Update 2: The Pentagon says initial assessment of North Korean launch "was an ICBM, traveled about 1,000 km before splashing into Sea of Japan," Reuters reports. Separately, Yonhap notes that the North Korea missile reached an altitude of 4,500 km and flew 960km.
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Update: In response to the launch, the South Korean military has staged a "precision strike" missile exercise in response, Yonhap reports citing the JCS. Meanwhile, the Pentagon has confirmed that the North Korean launch took place at 1:30pm EST, and was still assessing.
Separately, the office of the Japanese PM said the North Korean missile landed off the coast of Japan, likely inside the country's Exclusive Economic Zone (EEZ).
Well, US experts did warn that North Korea could conduct another missile test "within days", and for once, US experts were right, because moments ago Yonhap reported citing South Korea's Joint Chiefs of Staff, that after a two and a half month hiatus, North Korea has fired a ballistic missile, the first such launch since September 15. The launch marks the first time North Korean has provoked the US and regional nations since US President Donald Trump labelled Pyongyang a state sponsor of terrorism.
"North Korea launched an unidentified ballistic missile eastward from the vicinity of Pyongsong, South Pyongan Province, at dawn today," the S. Korean Joint Chiefs of Staff said.
According to the report, the missile flew eastward and the South Korean military is analyzing details with the U.S. Japan's coast guard confirmed that North Korea fired a missile, which fell in the sea near Japan. The Japanese cabinet office said that the N. Korea missile landed in Japan's exclusive economic zone (EEZ), and thus could be seen as an act of aggression.
The missile has not been identified, though the US government has confirmed the launch. According to the Pentagon, the missile came from mobile launcher.
Seoul's military has been "closely monitoring" and "tracking possible North Korean provocations" with US partners, a spokesman for the army said Tuesday.
As a reminder, yesterday Japanese officials noticed an increase in radioactivity data suggesting another missile test might be imminent. "North Korea might launch a missile within the next few days," a Japanese government official told local media.
This may be just the first of several launches: The US and South Korean militaries are slated to hold large scale military drills from December 4 through December 8. a move which will further infuriate Pyongyang. The drills will feature more than 230 allied aircraft swarming around the Korean peninsula.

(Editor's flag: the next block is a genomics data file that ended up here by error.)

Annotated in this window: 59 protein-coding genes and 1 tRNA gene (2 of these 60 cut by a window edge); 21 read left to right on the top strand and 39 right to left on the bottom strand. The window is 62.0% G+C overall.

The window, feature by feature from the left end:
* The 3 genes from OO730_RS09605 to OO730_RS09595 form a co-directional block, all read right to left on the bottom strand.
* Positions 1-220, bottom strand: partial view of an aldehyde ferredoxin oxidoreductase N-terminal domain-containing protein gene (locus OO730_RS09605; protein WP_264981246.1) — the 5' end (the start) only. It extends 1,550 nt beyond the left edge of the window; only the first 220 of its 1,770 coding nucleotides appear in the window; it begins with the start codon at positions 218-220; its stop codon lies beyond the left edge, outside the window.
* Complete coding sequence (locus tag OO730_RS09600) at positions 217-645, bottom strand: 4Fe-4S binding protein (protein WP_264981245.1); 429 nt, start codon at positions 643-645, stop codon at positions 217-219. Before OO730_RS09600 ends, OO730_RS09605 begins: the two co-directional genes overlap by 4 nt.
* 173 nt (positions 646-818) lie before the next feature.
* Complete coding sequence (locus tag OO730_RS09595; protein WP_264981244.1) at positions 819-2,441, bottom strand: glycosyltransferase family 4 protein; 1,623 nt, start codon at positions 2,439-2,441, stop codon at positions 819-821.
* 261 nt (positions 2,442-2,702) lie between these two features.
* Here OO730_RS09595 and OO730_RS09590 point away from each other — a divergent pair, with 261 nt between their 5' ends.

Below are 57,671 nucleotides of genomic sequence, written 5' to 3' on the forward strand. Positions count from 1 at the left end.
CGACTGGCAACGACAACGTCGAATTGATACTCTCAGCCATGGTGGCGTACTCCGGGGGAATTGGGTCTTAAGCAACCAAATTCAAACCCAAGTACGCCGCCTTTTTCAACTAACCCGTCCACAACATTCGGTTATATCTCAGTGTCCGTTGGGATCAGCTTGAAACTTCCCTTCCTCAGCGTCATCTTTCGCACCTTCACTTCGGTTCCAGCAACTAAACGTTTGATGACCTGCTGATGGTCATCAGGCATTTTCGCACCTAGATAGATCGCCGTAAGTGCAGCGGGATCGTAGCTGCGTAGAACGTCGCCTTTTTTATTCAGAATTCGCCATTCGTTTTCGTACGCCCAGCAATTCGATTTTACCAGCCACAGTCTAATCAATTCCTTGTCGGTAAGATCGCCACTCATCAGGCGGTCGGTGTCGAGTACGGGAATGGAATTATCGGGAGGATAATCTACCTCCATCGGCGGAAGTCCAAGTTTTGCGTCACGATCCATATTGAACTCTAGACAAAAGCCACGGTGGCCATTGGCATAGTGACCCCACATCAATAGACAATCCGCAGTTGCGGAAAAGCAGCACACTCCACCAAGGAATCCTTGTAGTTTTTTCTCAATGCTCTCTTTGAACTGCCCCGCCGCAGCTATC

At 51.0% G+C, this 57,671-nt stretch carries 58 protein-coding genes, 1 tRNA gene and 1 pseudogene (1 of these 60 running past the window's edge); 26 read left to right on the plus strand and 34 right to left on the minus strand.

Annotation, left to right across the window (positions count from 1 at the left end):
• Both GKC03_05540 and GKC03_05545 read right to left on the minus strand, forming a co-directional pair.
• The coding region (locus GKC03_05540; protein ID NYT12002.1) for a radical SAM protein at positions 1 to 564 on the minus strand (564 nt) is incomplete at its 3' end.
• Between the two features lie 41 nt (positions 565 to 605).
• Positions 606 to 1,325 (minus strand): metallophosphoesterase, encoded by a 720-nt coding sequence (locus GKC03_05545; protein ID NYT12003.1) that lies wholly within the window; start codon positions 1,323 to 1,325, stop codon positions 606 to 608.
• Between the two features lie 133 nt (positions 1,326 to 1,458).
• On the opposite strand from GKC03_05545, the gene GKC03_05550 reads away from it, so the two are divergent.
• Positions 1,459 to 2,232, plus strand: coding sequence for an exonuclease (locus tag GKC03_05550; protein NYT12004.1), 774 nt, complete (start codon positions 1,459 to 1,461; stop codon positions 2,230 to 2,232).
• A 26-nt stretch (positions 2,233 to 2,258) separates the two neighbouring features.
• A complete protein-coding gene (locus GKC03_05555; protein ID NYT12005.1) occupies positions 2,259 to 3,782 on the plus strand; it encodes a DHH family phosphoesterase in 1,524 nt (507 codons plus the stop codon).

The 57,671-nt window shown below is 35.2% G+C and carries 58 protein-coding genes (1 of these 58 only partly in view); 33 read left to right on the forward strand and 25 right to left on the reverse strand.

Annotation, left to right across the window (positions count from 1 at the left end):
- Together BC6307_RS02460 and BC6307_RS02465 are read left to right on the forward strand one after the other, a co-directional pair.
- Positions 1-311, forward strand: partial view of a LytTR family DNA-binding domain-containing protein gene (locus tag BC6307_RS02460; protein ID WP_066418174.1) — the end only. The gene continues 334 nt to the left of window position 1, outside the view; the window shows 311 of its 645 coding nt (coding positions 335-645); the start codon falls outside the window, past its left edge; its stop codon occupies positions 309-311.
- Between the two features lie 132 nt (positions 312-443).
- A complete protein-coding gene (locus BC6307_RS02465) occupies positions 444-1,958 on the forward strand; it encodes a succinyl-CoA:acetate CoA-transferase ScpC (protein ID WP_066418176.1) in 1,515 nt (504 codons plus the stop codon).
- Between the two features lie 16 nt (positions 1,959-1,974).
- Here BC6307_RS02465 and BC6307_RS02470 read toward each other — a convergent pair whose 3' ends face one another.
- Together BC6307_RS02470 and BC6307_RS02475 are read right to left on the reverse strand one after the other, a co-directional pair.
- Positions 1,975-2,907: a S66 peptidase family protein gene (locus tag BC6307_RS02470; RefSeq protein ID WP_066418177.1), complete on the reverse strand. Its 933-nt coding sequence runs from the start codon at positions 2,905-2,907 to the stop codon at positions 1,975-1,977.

North Korea conducted its sixth and most powerful nuclear test on Sept. 3, and has launched more than a dozen missiles this year as Kim Jong Un’s regime seeks the capability to hit the continental U.S. with a nuclear weapon. The United Nations has imposed stringent sanctions on North Korea for its weapons tests.
Trump on Nov. 20 labeled North Korea a state sponsor of terrorism because of its threats of nuclear devastation and support of terrorist acts including assassinations on foreign soil. North Korea responded by saying the designation reminds the country it should keep hold of its "precious nuclear sword." On Nov. 14, the U.S. concluded strike force drills in the Western Pacific using three aircraft carriers, the first such exercise in a decade.
North Korea has routinely complained about U.S. drills in the region, using them as justification to ratchet up its own weapons program.
China and Russia have stepped up their own efforts to deter North Korea. Russia cannot accept Pyongyang's "missile and nuclear gambit," Foreign Minister Sergey Lavrov said November 24, since these programs violate United Nations Security Council resolutions. With China, Russia insists that Pyongyang follow through on the "implementation of other provisions of these resolutions that require the resumption of talks," Lavrov said.
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In response to the launch, USDJPY has tumbled and gold surged - relatively speaking - while stocks, as usual, completely ignore all geopolitical, and any othet, news, and continue to race with bitcoin for the title of the world's biggest ever bubble.
Speaking of the market's latest non-response, while TSYs have ticked higher along with safe havens like gold (XAU), it's been a rather muted reaction, which some trading desks attributed to missile launch being was expected, although the reality is that stocks simply no longer react to geopolitical news. This is best exemplified by the virtual non response in the USDKRW 1m NDF to the news.